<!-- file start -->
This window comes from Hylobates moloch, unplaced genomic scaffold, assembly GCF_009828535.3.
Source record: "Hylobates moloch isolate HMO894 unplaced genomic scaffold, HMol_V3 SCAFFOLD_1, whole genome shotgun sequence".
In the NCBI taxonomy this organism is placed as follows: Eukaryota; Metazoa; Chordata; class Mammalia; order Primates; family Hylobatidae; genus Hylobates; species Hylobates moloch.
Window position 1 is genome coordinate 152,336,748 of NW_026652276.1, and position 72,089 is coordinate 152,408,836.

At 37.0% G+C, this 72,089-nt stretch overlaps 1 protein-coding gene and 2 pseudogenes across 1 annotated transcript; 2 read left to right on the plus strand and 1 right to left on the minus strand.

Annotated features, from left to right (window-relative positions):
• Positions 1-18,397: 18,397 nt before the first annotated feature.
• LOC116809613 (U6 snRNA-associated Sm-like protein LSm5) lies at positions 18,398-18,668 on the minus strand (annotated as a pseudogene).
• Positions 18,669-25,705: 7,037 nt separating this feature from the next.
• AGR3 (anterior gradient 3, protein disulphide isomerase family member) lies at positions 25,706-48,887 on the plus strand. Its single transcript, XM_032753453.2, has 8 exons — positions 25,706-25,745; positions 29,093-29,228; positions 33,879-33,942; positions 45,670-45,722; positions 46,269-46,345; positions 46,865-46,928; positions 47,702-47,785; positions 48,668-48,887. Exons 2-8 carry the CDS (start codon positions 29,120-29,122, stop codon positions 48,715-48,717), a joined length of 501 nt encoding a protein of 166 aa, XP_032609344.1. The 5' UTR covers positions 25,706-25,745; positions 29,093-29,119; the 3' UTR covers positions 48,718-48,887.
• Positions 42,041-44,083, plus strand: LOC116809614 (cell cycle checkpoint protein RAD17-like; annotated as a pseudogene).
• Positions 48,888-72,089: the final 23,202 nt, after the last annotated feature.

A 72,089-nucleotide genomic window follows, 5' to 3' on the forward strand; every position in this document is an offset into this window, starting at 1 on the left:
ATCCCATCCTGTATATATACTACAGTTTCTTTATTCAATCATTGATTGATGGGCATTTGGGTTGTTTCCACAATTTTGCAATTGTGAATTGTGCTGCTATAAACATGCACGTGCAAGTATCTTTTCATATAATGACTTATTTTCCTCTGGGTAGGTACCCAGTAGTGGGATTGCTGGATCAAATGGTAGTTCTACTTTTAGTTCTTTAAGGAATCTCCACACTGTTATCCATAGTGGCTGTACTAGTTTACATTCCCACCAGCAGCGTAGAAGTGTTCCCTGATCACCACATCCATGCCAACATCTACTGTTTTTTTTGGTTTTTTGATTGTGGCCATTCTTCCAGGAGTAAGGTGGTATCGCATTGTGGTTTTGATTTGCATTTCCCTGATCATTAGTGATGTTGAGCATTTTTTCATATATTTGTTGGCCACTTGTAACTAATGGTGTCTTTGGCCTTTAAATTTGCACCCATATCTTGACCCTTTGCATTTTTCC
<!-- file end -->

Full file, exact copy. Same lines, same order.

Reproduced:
This window comes from Hylobates moloch, unplaced genomic scaffold, assembly GCF_009828535.3.
Source record: "Hylobates moloch isolate HMO894 unplaced genomic scaffold, HMol_V3 SCAFFOLD_1, whole genome shotgun sequence".
In the NCBI taxonomy this organism is placed as follows: Eukaryota; Metazoa; Chordata; class Mammalia; order Primates; family Hylobatidae; genus Hylobates; species Hylobates moloch.
Window position 1 is genome coordinate 152,336,748 of NW_026652276.1, and position 72,089 is coordinate 152,408,836.

At 37.0% G+C, this 72,089-nt stretch overlaps 1 protein-coding gene and 2 pseudogenes across 1 annotated transcript; 2 read left to right on the plus strand and 1 right to left on the minus strand.

Annotated features, from left to right (window-relative positions):
• Positions 1-18,397: 18,397 nt before the first annotated feature.
• LOC116809613 (U6 snRNA-associated Sm-like protein LSm5) lies at positions 18,398-18,668 on the minus strand (annotated as a pseudogene).
• Positions 18,669-25,705: 7,037 nt separating this feature from the next.
• AGR3 (anterior gradient 3, protein disulphide isomerase family member) lies at positions 25,706-48,887 on the plus strand. Its single transcript, XM_032753453.2, has 8 exons — positions 25,706-25,745; positions 29,093-29,228; positions 33,879-33,942; positions 45,670-45,722; positions 46,269-46,345; positions 46,865-46,928; positions 47,702-47,785; positions 48,668-48,887. Exons 2-8 carry the CDS (start codon positions 29,120-29,122, stop codon positions 48,715-48,717), a joined length of 501 nt encoding a protein of 166 aa, XP_032609344.1. The 5' UTR covers positions 25,706-25,745; positions 29,093-29,119; the 3' UTR covers positions 48,718-48,887.
• Positions 42,041-44,083, plus strand: LOC116809614 (cell cycle checkpoint protein RAD17-like; annotated as a pseudogene).
• Positions 48,888-72,089: the final 23,202 nt, after the last annotated feature.

A 72,089-nucleotide genomic window follows, 5' to 3' on the forward strand; every position in this document is an offset into this window, starting at 1 on the left:
ATCCCATCCTGTATATATACTACAGTTTCTTTATTCAATCATTGATTGATGGGCATTTGGGTTGTTTCCACAATTTTGCAATTGTGAATTGTGCTGCTATAAACATGCACGTGCAAGTATCTTTTCATATAATGACTTATTTTCCTCTGGGTAGGTACCCAGTAGTGGGATTGCTGGATCAAATGGTAGTTCTACTTTTAGTTCTTTAAGGAATCTCCACACTGTTATCCATAGTGGCTGTACTAGTTTACATTCCCACCAGCAGCGTAGAAGTGTTCCCTGATCACCACATCCATGCCAACATCTACTGTTTTTTTTGGTTTTTTGATTGTGGCCATTCTTCCAGGAGTAAGGTGGTATCGCATTGTGGTTTTGATTTGCATTTCCCTGATCATTAGTGATGTTGAGCATTTTTTCATATATTTGTTGGCCACTTGTAACTAATGGTGTCTTTGGCCTTTAAATTTGCACCCATATCTTGACCCTTTGCATTTTTCC